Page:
0277~5379/90$3.00 0 1990 Pergama

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i 0.00 Press plc

Experimental and Clinical Status of Intrapetitoneal Chemotherapy Gerrit Los and J. Gordon McVie INTRODUCTION TRADITIONAL intravenous or oral therapy for cancers within the peritoneal cavity may soon give way to the anatomically more appropriate intraperitoneal route for adjuvant postsurgical or palliative treatment. The Second International Conference of Intracavitary Chemotherapy emphasized the important role of intraperitoneal chemotherapy in improving the complete remission rate of cancers restricted to the peritoneal cavity [ 11. The peritoneal cavity is a common site of tumour recurrence after initial ‘radical’ surgical treatment of ovarian and various gastrointestinal malignancies. Dissemination in this cavity is often widespread. Because of the unusual natural course of ovarian cancer and low-grade gastrointestinal neoplasms, characterized by their tendency to be confined into the peritoneal cavity, control of metastatic disease in the peritoneal cavity is an important and challenging problem. During the past decade, a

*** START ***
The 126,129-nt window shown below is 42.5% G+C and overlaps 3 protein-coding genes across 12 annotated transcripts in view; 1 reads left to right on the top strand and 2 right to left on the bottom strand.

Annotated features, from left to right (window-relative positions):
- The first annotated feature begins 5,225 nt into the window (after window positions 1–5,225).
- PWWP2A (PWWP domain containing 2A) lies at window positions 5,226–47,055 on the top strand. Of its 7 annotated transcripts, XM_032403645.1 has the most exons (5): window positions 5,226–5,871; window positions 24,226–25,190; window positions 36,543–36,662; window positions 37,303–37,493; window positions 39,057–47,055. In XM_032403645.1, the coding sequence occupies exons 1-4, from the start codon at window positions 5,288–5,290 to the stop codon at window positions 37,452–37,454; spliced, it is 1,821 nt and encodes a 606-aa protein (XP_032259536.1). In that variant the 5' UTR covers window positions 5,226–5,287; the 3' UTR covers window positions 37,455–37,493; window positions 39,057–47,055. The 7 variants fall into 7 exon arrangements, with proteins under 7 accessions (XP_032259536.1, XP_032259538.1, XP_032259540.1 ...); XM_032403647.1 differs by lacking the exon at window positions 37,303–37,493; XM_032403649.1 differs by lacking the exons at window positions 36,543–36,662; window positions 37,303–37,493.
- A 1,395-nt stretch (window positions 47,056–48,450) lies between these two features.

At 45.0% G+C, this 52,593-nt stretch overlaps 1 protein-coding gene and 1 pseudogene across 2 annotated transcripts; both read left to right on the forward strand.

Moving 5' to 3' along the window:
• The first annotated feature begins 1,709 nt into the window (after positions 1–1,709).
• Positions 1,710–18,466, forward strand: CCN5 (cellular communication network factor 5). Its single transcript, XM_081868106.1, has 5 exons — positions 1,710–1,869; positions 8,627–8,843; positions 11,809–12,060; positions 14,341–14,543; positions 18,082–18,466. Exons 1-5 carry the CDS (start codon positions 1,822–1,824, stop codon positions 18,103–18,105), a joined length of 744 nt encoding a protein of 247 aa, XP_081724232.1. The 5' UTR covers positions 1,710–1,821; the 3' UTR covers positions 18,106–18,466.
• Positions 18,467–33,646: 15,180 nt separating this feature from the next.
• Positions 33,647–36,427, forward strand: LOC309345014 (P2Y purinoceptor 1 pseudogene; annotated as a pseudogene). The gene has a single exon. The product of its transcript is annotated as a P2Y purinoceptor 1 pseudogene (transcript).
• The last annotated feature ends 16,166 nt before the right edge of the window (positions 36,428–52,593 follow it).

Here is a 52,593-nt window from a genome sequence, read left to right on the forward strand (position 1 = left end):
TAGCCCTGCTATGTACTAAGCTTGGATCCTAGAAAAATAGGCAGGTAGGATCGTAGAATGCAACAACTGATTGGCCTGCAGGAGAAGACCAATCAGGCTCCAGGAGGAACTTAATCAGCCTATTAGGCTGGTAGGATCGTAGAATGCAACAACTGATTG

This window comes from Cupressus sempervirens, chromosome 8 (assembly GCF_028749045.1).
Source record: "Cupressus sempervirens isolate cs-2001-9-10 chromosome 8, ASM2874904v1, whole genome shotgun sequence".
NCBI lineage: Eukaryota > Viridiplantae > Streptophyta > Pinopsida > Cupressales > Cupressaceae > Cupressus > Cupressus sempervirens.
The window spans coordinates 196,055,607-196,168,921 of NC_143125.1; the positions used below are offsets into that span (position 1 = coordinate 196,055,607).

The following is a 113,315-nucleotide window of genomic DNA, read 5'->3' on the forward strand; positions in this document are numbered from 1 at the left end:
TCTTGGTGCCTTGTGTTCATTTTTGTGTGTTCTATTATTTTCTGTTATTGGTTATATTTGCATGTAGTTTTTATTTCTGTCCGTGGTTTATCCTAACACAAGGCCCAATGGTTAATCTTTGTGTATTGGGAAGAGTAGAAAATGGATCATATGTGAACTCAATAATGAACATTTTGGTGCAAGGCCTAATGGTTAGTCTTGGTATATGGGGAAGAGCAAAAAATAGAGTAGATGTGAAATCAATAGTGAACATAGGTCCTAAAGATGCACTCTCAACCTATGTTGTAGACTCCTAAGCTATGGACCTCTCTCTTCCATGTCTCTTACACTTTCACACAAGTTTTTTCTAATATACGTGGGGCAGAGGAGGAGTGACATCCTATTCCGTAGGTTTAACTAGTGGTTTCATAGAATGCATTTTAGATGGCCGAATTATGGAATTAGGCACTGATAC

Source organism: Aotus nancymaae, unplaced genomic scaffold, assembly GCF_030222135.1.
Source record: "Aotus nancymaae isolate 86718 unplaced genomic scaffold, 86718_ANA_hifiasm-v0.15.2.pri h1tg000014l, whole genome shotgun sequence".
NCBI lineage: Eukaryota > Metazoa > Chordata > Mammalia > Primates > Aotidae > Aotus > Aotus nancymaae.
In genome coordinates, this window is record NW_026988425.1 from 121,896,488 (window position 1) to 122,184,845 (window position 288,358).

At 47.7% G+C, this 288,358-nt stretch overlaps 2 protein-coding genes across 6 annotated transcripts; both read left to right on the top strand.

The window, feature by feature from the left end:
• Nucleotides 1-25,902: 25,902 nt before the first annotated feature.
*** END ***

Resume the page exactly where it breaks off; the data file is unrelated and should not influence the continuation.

theoretical basis has been established from which the pharmacokinetics of drugs administered intraperitoneally can be predicted [2, 31. Improved understanding of the principles of intraperitoneal chemotherapy has permitted the design of clinical trials which indicate that a large pharmacological advantage can be translated into improved survival. Further development of an effective therapeutic approach would have a major impact on survival of patients with ovarian cancer and might, to a lesser degree, improve survival in colorectal cancer. Our review describes the current knowledge of intraperitoneal chemotherapy and we point out the direction in which innovative treatments could be developed.